Nick Bradbeer was on the team for both runs of Allied Games’ “Wing and a Prayer”, and if he didn’t coin the term “tasklarp” he was there or thereabouts when it was first used. (I’m pretty sure it was pre-dated by Lauren Owen using the phrase “joblarp”, for what it’s worth.) This is a Facebook post of his that I wanted to keep somewhere I could find it, and he generously allowed me to. The photo is by Mira Strengell, the words all his.
“For various reasons, today I am reminded of the finest LARP I ever got to be a part of: Odysseus. And in particular, the way that the games-within-a-game beautifully reinforced characterisation in the main LARP.
I got to play Cavalry, who was Basically-Starbuck-But-A-Guy, and hotshot, showy pilot. We flew fighters by operating a two-seat Empty Epsilon installation on two laptops in the mockup fighter cockpits. EE is pretty simple, the pilot can decide how fast the fighter goes, and turn left and right. The WSO can raise and lower the shields, select the target for your lasers, and load and fire missiles. That’s more or less it for complexity of controls; everything else is co-ordination with the other players; with the other fighter pilots to make sure you’re engaging different targets, and with Flight Control back on the mothership, who can see further than you can and can vector you to intercept long range targets – or call you back urgently when the fleet needs to jump away.
But even within that simple level of control, you could really sell character. Whether it was Nat calmly co-ordinating the flight’s attacks over the radio, me cracking wise with Flight Control, or the beautiful moments where I’m told someone looked at the long range plot, saw one fighter and correctly asked “is that Cavalry?” based just on what it was doing. (Flying backwards through a small cloud of enemies, probably.) The controls are simple enough that it was possible to fly solo and feel like a real hero.
I’ve rambled about Odysseus light and sound design before, and how they were great for drawing you into the game, but I think there are important lessons to be taken from the minigame design. Minigames need to be easy enough that anyone can “be good” at them, but with enough space there to sell character – it needs to be something that you don’t get punished for not playing optimally. And systems which would be far too simple in a computer game make for ideal LARP minigames.”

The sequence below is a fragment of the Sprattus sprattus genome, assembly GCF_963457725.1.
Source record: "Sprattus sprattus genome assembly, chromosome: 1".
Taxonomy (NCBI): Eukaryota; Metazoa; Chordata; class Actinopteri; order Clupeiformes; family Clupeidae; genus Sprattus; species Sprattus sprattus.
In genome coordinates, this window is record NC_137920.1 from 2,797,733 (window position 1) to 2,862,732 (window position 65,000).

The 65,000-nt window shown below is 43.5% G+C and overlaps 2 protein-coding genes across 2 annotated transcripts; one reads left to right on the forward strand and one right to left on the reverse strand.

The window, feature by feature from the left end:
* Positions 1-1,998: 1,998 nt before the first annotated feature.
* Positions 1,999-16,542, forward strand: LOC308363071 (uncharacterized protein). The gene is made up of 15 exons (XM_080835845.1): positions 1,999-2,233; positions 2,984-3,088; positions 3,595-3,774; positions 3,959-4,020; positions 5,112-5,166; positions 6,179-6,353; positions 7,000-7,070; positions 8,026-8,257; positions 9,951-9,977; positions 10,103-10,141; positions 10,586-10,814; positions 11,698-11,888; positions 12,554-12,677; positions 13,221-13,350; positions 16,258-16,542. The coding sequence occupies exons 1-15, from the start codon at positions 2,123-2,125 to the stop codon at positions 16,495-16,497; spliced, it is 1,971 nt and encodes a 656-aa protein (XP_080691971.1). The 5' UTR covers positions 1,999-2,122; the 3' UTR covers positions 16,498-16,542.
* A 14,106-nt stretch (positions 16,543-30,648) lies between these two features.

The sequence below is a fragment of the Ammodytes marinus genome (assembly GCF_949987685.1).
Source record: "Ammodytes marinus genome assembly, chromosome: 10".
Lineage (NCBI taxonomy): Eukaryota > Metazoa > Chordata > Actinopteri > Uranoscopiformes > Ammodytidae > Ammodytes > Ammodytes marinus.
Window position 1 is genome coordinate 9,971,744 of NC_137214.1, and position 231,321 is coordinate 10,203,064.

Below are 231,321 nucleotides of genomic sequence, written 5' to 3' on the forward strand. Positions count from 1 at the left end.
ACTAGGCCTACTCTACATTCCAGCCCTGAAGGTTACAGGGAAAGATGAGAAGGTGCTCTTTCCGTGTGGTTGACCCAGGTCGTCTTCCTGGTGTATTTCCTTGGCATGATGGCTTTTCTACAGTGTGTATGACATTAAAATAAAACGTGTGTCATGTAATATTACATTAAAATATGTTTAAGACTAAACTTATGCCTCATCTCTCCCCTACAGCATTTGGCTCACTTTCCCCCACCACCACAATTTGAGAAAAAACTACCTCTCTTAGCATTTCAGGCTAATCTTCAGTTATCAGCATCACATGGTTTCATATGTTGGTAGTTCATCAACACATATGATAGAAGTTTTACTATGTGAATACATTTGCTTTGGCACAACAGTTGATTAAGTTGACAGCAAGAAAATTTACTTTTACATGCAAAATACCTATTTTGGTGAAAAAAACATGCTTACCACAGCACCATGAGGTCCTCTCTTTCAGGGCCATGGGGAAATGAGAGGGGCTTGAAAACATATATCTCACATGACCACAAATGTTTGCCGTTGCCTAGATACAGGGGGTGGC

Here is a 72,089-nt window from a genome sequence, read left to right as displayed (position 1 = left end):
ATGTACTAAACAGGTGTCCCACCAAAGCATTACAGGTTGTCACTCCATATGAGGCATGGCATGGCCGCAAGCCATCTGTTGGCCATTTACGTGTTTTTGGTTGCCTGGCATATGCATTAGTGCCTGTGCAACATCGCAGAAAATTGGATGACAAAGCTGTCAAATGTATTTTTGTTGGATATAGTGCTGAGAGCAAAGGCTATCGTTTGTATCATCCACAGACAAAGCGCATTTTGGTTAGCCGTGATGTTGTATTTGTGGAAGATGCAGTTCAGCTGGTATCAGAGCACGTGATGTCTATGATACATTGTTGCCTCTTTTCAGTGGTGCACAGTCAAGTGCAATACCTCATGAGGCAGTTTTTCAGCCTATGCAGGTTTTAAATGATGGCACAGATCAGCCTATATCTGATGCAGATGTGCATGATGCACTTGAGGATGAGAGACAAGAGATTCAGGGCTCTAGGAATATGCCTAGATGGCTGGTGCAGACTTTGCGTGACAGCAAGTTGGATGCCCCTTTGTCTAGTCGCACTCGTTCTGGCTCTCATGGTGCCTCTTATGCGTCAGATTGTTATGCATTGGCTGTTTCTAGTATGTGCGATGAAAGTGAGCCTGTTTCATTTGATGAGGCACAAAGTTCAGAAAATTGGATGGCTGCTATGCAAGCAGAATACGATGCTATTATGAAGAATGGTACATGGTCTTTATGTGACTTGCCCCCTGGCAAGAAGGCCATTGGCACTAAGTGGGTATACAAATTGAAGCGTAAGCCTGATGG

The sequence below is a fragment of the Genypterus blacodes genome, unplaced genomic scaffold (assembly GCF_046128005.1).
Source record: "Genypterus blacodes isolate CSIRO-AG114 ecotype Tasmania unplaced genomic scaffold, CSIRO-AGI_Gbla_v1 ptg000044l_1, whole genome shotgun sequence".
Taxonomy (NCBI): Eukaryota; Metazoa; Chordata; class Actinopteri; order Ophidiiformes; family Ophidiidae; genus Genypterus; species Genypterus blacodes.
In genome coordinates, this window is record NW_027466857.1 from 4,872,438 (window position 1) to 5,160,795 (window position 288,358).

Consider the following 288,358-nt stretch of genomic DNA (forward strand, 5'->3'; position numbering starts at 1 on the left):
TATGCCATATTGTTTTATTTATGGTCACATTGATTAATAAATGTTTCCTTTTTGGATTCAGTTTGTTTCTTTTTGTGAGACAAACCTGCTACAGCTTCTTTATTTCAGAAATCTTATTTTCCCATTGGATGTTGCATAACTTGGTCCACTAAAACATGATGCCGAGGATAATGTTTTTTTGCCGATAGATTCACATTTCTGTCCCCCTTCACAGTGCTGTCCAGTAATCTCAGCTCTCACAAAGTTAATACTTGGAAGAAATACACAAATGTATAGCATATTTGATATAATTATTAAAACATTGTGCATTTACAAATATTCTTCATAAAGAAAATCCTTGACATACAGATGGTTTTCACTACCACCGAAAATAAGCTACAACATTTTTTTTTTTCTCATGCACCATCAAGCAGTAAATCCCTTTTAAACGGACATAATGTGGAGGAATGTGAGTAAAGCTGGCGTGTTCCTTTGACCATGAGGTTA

A couple of folk have responded to Nick’s post, as quoted below:
“Having room for characterisation inside the simulated task is so damn important – it’s one of the reasons why I’m not fond of encounters statted to push players to the limit of their ability in games, and wary of organisers who seem to focus on it as desirable for anything other than dramatic setpieces.Odysseus could have lived or died on the choices the organisers made for how to represent these in-character actions, and they absolutely made the right ones. God, but it was SO GOOD and everyone bought into each other’s characters in a hugely satisfying way” Theresa Austin, via Facebook.
“You’ve very cleverly described this sort of characterisation through the ways in which you operate a seemingly very simple system. In theory there shouldn’t be that much variation in how you interact with such a basic flight simulator and yet it was rich with the quirks of the different pilots.” Nat Saunders, via Facebook.
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